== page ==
FOODS TO AVOID!!!!
Any food with added sugar Crisps Fast food (unless you trust the brand and you know the ingredients) Sugary condiments like ketchup, marinades and salad dressings unless they are free from sugar and other nasties
SWEET THINGS All confectionery and (non-dark) chocolates (including ‘protein’, ‘energy’ or ‘breakfast’/’snack’ bars)
Artificial sweeteners – aspartame, acesulfame K, saccharin Agave Canned fruit Coconut blossom sugar Cordials Fructose Glucose Jam Malt Rice malt syrup Sugar – white, caster, icing, light brown, dark brown Sugar-cured or commercially pickled foods Golden syrup
FOODS CONTAINING GLUTEN All flours and all breads made from grains containing gluten Barley, Bulgur, Couscous, Durum, Einkorn, Farina Graham flour Kamut Matzo Orzo Rye Semolina Spelt Triticale Wheat Wheat germ
OTHER GRAIN-BASED PRODUCTS All commercial breaded or battered foods (breaded chicken nuggets, battered fish, etc) All commercial breakfast cereals (muesli, granola, corn flakes, choco pops, cold porridges, etc) All crackers and cracker breads
DRINKS All energy drinks All soft drinks, including diet drinks Commercial fruit juices Commercial iced teas Flavoured milk and milkshakes
DAIRY-RELATED Commercial cheese spreads Coffee creamers Condensed milk Ice cream and commercial frozen yoghurt
FATS All industrial seed and vegetable oil derivatives Butter spreads Canola oil Cottonseed oil Corn oil Margarine and shortening Rice bran oil Sunflower oil Safflower oil
PROTEINS Highly processed sausages and luncheon meats like Meats cured with excessive sugar
Eat the foods in the picture to satiety!
Weight loss & Health.
The Taylormade approach.
This is the single most liberating action you will take in the next few months.
It is another one of those important psychological moments in your mission to turn your health around, a process to allow you to kick things off in the right frame of mind. Head into your kitchen and chuck out everything that contains any ingredients on the red list. Don’t lie to yourself. There will be foods, drinks and condiments you absolutely love that you think won’t make a difference. The passion-fruit cordial, the ketchup, the Worcestershire sauce, the emergency ice cream in the freezer… It must all go in one great symbolic cleansing.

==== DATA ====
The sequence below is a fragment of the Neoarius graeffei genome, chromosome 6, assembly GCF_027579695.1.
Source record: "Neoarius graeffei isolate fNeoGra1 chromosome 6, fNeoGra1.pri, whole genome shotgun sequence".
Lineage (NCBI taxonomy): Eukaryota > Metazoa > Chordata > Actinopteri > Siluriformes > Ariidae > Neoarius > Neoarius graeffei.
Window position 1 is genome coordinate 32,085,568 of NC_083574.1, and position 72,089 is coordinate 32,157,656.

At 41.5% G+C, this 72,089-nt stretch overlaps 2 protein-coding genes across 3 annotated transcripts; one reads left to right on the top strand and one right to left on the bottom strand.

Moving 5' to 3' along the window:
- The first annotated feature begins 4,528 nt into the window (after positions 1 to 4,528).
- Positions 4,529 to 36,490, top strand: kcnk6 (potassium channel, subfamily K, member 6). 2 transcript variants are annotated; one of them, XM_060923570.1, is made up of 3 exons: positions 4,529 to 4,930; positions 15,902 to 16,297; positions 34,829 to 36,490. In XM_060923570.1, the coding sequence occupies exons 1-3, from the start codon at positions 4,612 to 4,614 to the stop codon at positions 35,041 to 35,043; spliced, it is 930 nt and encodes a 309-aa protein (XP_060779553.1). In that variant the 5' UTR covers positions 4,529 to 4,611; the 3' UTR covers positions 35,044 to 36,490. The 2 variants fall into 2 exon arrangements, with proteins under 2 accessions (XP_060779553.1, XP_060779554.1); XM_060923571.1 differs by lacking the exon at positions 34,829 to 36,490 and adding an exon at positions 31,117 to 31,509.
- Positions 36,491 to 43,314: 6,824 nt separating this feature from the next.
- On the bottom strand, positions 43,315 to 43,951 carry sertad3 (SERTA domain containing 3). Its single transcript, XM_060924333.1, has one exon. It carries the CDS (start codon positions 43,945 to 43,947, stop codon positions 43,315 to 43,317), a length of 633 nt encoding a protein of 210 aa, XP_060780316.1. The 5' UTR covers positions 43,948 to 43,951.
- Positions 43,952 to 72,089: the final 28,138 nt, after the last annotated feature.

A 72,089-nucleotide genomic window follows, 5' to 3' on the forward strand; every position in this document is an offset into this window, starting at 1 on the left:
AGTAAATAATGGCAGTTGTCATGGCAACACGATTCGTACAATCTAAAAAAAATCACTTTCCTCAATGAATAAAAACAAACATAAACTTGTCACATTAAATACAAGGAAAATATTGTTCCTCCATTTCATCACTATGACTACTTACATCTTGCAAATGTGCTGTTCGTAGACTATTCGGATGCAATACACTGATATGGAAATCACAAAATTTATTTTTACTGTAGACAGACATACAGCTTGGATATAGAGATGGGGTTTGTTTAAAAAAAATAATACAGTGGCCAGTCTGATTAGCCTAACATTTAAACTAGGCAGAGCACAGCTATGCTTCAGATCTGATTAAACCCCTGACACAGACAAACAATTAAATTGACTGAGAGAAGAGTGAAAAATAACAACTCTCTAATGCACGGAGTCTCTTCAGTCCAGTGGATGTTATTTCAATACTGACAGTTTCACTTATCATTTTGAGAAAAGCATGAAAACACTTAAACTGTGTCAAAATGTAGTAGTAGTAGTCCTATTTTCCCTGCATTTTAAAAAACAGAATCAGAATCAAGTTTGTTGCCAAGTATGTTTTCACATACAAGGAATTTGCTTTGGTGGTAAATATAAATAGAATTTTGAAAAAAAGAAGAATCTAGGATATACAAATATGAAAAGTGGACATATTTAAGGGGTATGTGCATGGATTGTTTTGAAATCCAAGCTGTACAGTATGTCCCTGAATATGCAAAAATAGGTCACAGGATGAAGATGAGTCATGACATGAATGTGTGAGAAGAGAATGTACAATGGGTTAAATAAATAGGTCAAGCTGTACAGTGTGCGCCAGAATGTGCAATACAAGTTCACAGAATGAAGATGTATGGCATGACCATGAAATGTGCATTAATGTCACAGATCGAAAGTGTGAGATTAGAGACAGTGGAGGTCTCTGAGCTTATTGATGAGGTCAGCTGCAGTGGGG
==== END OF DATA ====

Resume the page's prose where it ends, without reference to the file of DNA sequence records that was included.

Set a time on a date that you and someone else can both be available. Commit to completing the job in one day. Then, take the lists, your friend and a refus bag and go through your food cupboards, throwing away everything
The clear-out is best done on the weekend (at the end of your Observation phase) so you don’t have to rush it. If possible get your partner or a (Banting) friend to help you with the process. A witness adds accountability. Take a photograph of all the unhealthy carbs and processed foods you’re piling up before throwing them away – a snapshot that you will return to in the future with amazement.
Read some of the labels of the junk you’re binning. Work out how many teaspoons of sugar they contain (1 teaspoon = 4g). Many breakfast cereals are one quarter added sugar. Some condiments are a half added sugar. Think about how they’ve contributed to your physique and your health.
This is an act of motivation and practicality. Just doing it will serve as a mental marker, a turning point for you. It also removes any temptation from your house, which will assist in times of weakness in the weeks and months to come.
Put your pictures up on social media. You'll want to share how much sugar, processed carb and oil you found in your cupboard. Some of your friends may be just as intrigued to find what is lurking in their kitchens.
Until the next post I hope you have enjoyed learning about the Real Meal Revolution and the Taylormade approach. If you would like further information or start on one of our programmes please go to our services and inquire for the help you are looking for to move your health forward for the future of yourself and the people you love around you.
Final note on sugar to many unknown!
As per calculations found in: it is the glycaemic response to, not the carbohydrate content of food that matters in diabetes and obesity: the glycaemic index revisited |Unwin| journal of insulin resistance 2016. Twitter @lowcarbmd
Further infographics supplied by Zoe Harcombe and Eat better south Africa